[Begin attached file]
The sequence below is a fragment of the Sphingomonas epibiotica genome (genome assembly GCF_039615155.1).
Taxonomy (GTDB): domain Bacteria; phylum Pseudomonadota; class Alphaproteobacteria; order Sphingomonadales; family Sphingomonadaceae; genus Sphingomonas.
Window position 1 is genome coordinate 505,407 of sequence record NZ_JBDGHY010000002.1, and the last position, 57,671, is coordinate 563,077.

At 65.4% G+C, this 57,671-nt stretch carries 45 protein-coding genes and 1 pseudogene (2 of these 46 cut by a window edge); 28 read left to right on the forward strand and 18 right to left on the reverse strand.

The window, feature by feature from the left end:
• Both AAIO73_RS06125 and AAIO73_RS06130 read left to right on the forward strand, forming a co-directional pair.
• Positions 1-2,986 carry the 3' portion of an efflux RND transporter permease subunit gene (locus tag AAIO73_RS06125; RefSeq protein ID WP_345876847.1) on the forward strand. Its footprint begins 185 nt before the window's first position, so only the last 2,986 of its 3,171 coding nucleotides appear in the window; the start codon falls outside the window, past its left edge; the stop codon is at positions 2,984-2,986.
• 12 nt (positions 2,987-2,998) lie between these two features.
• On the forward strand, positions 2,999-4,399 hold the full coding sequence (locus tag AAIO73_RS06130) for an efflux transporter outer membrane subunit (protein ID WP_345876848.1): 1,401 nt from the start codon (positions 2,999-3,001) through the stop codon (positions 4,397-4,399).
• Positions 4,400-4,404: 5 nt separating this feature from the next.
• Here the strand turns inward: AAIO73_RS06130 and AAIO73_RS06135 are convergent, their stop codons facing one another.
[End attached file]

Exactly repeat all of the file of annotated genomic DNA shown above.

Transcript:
The sequence below is a fragment of the Sphingomonas epibiotica genome (genome assembly GCF_039615155.1).
Taxonomy (GTDB): domain Bacteria; phylum Pseudomonadota; class Alphaproteobacteria; order Sphingomonadales; family Sphingomonadaceae; genus Sphingomonas.
Window position 1 is genome coordinate 505,407 of sequence record NZ_JBDGHY010000002.1, and the last position, 57,671, is coordinate 563,077.

At 65.4% G+C, this 57,671-nt stretch carries 45 protein-coding genes and 1 pseudogene (2 of these 46 cut by a window edge); 28 read left to right on the forward strand and 18 right to left on the reverse strand.

The window, feature by feature from the left end:
• Both AAIO73_RS06125 and AAIO73_RS06130 read left to right on the forward strand, forming a co-directional pair.
• Positions 1-2,986 carry the 3' portion of an efflux RND transporter permease subunit gene (locus tag AAIO73_RS06125; RefSeq protein ID WP_345876847.1) on the forward strand. Its footprint begins 185 nt before the window's first position, so only the last 2,986 of its 3,171 coding nucleotides appear in the window; the start codon falls outside the window, past its left edge; the stop codon is at positions 2,984-2,986.
• 12 nt (positions 2,987-2,998) lie between these two features.
• On the forward strand, positions 2,999-4,399 hold the full coding sequence (locus tag AAIO73_RS06130) for an efflux transporter outer membrane subunit (protein ID WP_345876848.1): 1,401 nt from the start codon (positions 2,999-3,001) through the stop codon (positions 4,397-4,399).
• Positions 4,400-4,404: 5 nt separating this feature from the next.
• Here the strand turns inward: AAIO73_RS06130 and AAIO73_RS06135 are convergent, their stop codons facing one another.